Healthy After School Snacks

When a child gets home from school they can be pretty hungry.  Being quite small and having a high need for nutrients means that they do need to eat more often than us adults.  The after-school snack is a perfect time to refuel them especially if they have active clubs to attend, it’s going to be a while until their dinner or you are expecting them to sit and have the necessary concentration for homework!

It is very tempting just to give them a biscuit, a piece of fruit and even a little bag of sweets but actually, the after-school snack needs to be a very good one.

The main components of any good snack are:

  1. Protein – keeps them full for a long time, helps repair and is very important in keeping blood sugar levels stable
  2. Complex carbohydrate – a nice slow releasing sugar to provide energy
  3. Fibre – to ensure that those delicate little tummies are working as week as they can be

Which type of snack you provide your child does depend on how much time you have….and of course, if you have a picky eater.  Some of the best snacks are ones that you can make at home but there are alternatives that are very simple and can be bought quite easily from the shops

Examples of some homemade healthy afterschool snacks include homemade flapjack (packed with seeds and some dried fruit and low in sugar), apples and cinnamon oat muffins or oaty cookies.  These can all be eaten with fruit and perhaps a small glass of milk.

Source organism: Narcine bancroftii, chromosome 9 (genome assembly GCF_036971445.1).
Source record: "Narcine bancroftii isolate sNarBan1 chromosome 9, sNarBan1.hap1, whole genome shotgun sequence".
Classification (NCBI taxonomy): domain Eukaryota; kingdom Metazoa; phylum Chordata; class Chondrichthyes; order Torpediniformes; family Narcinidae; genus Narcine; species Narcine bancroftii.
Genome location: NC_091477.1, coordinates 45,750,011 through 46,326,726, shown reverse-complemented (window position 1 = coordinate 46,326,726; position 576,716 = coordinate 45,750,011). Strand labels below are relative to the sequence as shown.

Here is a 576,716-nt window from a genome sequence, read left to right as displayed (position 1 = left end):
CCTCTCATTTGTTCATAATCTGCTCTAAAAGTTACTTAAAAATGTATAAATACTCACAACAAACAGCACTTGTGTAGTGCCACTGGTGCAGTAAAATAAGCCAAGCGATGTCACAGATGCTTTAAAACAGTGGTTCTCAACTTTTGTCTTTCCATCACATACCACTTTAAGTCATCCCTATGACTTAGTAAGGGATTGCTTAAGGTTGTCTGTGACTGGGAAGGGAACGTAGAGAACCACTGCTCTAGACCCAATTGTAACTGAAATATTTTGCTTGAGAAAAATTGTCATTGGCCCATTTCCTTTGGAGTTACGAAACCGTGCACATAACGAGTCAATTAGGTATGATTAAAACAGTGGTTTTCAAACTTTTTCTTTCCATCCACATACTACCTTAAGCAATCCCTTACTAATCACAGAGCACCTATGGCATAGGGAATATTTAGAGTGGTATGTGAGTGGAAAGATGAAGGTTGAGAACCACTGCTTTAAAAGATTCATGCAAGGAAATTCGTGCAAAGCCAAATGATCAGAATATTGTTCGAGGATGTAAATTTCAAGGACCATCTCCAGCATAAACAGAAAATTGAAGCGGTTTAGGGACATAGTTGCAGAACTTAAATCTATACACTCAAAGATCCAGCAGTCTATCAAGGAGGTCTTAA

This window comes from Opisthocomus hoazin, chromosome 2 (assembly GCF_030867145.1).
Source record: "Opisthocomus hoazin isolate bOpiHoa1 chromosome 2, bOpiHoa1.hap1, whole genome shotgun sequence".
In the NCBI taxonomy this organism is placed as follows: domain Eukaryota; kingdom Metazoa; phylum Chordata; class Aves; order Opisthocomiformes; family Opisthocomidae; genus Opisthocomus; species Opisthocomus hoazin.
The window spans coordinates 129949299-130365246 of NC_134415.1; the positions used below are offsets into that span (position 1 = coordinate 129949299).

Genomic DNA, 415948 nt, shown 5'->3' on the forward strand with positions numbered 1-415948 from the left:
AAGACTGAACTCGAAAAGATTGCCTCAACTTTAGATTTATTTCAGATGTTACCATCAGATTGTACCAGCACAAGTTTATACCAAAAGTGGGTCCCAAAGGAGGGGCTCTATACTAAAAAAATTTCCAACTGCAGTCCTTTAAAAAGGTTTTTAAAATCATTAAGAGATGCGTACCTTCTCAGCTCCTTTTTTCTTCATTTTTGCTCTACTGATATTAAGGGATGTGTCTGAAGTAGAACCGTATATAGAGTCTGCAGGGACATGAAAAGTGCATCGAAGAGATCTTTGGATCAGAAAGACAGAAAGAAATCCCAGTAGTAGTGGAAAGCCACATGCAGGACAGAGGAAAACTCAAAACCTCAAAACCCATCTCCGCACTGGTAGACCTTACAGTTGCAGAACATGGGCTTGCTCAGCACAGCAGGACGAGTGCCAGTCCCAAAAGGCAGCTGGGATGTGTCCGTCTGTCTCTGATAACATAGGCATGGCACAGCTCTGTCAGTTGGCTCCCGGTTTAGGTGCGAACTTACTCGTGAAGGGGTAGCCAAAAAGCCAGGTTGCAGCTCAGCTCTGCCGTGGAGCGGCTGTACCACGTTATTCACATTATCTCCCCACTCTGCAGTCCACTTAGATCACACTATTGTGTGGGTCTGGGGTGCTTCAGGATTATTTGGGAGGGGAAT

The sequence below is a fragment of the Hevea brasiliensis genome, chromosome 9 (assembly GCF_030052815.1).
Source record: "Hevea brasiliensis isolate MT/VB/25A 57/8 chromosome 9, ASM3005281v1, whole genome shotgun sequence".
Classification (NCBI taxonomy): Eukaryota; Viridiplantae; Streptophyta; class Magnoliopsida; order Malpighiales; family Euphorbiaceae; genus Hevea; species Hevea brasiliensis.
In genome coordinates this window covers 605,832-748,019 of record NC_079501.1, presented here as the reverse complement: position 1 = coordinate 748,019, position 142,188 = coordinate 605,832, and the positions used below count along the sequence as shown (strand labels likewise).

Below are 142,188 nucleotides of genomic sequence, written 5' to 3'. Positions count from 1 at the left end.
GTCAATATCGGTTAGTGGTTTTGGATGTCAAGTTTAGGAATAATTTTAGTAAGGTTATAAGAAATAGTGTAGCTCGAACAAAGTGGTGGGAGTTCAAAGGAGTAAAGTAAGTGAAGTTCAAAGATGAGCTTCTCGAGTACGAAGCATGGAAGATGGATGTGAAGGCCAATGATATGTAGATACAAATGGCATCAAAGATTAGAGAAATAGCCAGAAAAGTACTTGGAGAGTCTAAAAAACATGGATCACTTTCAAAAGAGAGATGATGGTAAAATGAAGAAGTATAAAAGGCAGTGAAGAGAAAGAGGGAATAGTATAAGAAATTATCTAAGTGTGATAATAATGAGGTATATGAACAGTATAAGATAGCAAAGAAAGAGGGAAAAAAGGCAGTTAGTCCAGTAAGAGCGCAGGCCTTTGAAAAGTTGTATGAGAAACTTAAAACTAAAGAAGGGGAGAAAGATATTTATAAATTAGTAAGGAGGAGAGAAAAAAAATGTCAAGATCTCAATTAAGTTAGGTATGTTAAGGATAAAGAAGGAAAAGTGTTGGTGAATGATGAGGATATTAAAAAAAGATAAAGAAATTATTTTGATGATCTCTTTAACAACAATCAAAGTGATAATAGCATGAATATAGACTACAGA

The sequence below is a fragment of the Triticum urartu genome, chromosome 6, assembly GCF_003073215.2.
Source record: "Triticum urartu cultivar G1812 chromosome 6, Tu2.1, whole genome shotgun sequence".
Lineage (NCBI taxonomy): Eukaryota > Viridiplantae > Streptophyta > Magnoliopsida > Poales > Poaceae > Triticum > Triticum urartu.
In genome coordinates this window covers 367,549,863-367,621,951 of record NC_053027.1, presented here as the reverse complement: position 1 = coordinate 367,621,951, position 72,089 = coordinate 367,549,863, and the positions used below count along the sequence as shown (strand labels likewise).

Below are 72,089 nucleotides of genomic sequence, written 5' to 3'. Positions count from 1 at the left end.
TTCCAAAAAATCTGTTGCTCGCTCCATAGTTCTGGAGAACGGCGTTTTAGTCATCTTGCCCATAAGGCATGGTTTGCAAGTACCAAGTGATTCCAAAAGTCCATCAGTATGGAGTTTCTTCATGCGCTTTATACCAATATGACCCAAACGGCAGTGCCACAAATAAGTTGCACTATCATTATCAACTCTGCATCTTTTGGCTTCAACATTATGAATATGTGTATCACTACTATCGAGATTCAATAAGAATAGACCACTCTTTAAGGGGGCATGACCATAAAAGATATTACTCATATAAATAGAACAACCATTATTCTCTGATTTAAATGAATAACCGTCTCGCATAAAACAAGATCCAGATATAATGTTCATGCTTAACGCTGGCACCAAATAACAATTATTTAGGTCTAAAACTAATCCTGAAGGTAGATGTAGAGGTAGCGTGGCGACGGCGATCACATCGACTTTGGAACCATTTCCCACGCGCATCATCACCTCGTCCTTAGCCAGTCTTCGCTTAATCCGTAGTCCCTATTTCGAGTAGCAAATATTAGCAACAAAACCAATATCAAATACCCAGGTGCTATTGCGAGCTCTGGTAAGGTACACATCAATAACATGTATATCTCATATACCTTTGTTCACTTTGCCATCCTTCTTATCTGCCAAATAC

Alternatives that can often be made quickly from ingredients already in the home are yoghurt, fruit and granola, a good quality peanut butter on wholemeal toast with banana, a fruit and yoghurt smoothie with some oats added, vegetable sticks and hummus, apple wedges dunked in peanut butter or simply some fruit and a few nuts or seeds.  My children love to eat dry granola with nuts and dates added and a piece of fruit!

If out and about and needing to grab something very quickly it is much more of a challenge.  The cereal bars that are marketed as healthy often have a lot of sugar in them and you are normally faced only with a display of crisps and chocolate.  At this point, you need to think broader than this display – grabbing some fruit works to start with and then look to add a pack of ready cooked chicken, some oatcakes, a pot of yoghurt, a sandwich or even some cheese portions.  All of these have protein which is much more likely to hit the spot and keep their energy stable and their nutrient intake more optimised.

There is much more information, recipes and ideas on snacking in the online child nutrition course that will be available soon.  It will also include access to a private facebook group where you’ll meet likeminded people and be able to share ideas and concerns.

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Janet Padfield

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